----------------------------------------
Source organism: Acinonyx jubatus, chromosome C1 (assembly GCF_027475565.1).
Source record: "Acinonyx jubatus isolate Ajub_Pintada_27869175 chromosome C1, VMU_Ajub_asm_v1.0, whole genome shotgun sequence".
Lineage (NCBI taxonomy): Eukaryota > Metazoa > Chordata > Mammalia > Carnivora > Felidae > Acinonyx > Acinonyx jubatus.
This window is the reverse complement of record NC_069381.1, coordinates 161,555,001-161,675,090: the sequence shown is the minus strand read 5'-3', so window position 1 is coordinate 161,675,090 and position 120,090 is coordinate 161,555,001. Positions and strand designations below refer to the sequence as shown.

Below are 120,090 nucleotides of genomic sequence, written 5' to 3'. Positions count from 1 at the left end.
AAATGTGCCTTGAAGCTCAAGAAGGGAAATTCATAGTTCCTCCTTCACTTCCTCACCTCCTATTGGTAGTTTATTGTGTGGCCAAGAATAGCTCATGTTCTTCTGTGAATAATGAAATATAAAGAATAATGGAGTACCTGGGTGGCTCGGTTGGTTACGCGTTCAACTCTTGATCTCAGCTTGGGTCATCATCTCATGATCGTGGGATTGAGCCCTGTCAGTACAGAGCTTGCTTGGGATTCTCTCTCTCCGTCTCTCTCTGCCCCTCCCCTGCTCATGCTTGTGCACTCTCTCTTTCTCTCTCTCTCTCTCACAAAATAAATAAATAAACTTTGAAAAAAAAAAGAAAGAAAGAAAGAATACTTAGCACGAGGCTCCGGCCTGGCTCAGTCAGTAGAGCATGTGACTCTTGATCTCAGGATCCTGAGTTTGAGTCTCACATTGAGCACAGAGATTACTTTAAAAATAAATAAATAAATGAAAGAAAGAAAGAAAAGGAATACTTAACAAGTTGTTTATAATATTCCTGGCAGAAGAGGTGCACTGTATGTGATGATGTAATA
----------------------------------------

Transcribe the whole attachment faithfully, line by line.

Source organism: Acinonyx jubatus, chromosome C1 (assembly GCF_027475565.1).
Source record: "Acinonyx jubatus isolate Ajub_Pintada_27869175 chromosome C1, VMU_Ajub_asm_v1.0, whole genome shotgun sequence".
Lineage (NCBI taxonomy): Eukaryota > Metazoa > Chordata > Mammalia > Carnivora > Felidae > Acinonyx > Acinonyx jubatus.
This window is the reverse complement of record NC_069381.1, coordinates 161,555,001-161,675,090: the sequence shown is the minus strand read 5'-3', so window position 1 is coordinate 161,675,090 and position 120,090 is coordinate 161,555,001. Positions and strand designations below refer to the sequence as shown.

Below are 120,090 nucleotides of genomic sequence, written 5' to 3'. Positions count from 1 at the left end.
AAATGTGCCTTGAAGCTCAAGAAGGGAAATTCATAGTTCCTCCTTCACTTCCTCACCTCCTATTGGTAGTTTATTGTGTGGCCAAGAATAGCTCATGTTCTTCTGTGAATAATGAAATATAAAGAATAATGGAGTACCTGGGTGGCTCGGTTGGTTACGCGTTCAACTCTTGATCTCAGCTTGGGTCATCATCTCATGATCGTGGGATTGAGCCCTGTCAGTACAGAGCTTGCTTGGGATTCTCTCTCTCCGTCTCTCTCTGCCCCTCCCCTGCTCATGCTTGTGCACTCTCTCTTTCTCTCTCTCTCTCTCACAAAATAAATAAATAAACTTTGAAAAAAAAAAGAAAGAAAGAAAGAATACTTAGCACGAGGCTCCGGCCTGGCTCAGTCAGTAGAGCATGTGACTCTTGATCTCAGGATCCTGAGTTTGAGTCTCACATTGAGCACAGAGATTACTTTAAAAATAAATAAATAAATGAAAGAAAGAAAGAAAAGGAATACTTAACAAGTTGTTTATAATATTCCTGGCAGAAGAGGTGCACTGTATGTGATGATGTAATA